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Isuzu Officially Bows Out

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Joe Isuzu

Joe Isuzu

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Here in the States, Isuzu's been laying low for a while, wisely spending marketing dollars in southeast Asia and other parts of the world where it holds a better market share. And day after tomorrow, nearly three decades after Isuzu launched passenger vehicle sales in the U.S., the company is stepping out of the American marketplace entirely: as of this Saturday, January 31, Isuzu will sell no more. (Well, except for commercial vehicle sales, which will continue as usual.)

As popular as Isuzu has become in some places, the brand never really gained traction stateside. Maybe its designs were too quirky, or maybe it was overshadowed by similar-looking but better-publicized rivals. Elsewhere, Isuzu developed a great reputation as a builder of trucks, and even here in America, it's got some rabid fans--but not enough to hold out against better-known brands and bigger marketing machines. The announcement of Isuzu's withdrawal was made a year ago, and now it's time to close the book. (That said, the company website looks like it's still open for business, so get while the getting is good.)

As a small token of our esteem, we'll leave you with a clip of Isuzu's fabled spokesman--who's remembered better by the American public than many of the vehicles he was mean to shill. The New York Times calls this one "horribly inappropriate", but inappropriate as it may be, we fail to see anything horrible about it:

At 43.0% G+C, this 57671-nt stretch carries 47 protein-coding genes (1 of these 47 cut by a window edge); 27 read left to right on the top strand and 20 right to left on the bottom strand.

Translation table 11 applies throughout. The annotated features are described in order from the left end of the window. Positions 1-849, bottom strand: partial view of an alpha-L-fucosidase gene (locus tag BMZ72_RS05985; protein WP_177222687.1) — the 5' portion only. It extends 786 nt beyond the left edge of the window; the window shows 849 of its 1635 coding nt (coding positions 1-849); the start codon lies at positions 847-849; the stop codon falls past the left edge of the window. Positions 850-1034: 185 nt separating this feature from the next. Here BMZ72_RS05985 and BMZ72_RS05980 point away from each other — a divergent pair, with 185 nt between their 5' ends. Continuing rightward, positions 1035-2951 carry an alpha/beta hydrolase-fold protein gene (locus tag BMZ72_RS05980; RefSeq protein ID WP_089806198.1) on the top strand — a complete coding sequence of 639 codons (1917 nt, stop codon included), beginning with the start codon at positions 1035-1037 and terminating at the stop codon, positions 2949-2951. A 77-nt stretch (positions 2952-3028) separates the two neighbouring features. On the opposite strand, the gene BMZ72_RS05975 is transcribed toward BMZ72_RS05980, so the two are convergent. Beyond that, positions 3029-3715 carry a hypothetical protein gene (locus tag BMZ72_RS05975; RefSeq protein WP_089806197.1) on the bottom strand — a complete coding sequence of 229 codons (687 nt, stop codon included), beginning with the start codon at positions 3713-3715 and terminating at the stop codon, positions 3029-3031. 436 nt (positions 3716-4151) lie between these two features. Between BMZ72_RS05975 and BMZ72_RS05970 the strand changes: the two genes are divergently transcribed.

[source: NYTimes]

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Comments (3)
  1. "sweet memories"

    I was in the US when the Joe Isuzu add s were on, they were brilliant and funny, too bad the cars were absolute crap, just shows does matter how good your marketing is, if you are selling drek the public will know!
     
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  2. "Funny"

    Great commercials. The products were sub par for Japanese brands. Ours rusted really bad and the GM supplied V6 was junk.
     
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  3. "Managing Member"

    Isuzu's failure is a combination of lack of diversifications (see Ssangyong's failure in Korea) - you have to sell cars too... and an unwillingness to fight in a competitive market (no investment in cars - mostly GM based models, no differentiation...). Subaru shows us how focused marketing and product development can make for a competitive niche producer - though they are bound to either become a Toyota division or will be forced to expand their product line.
     
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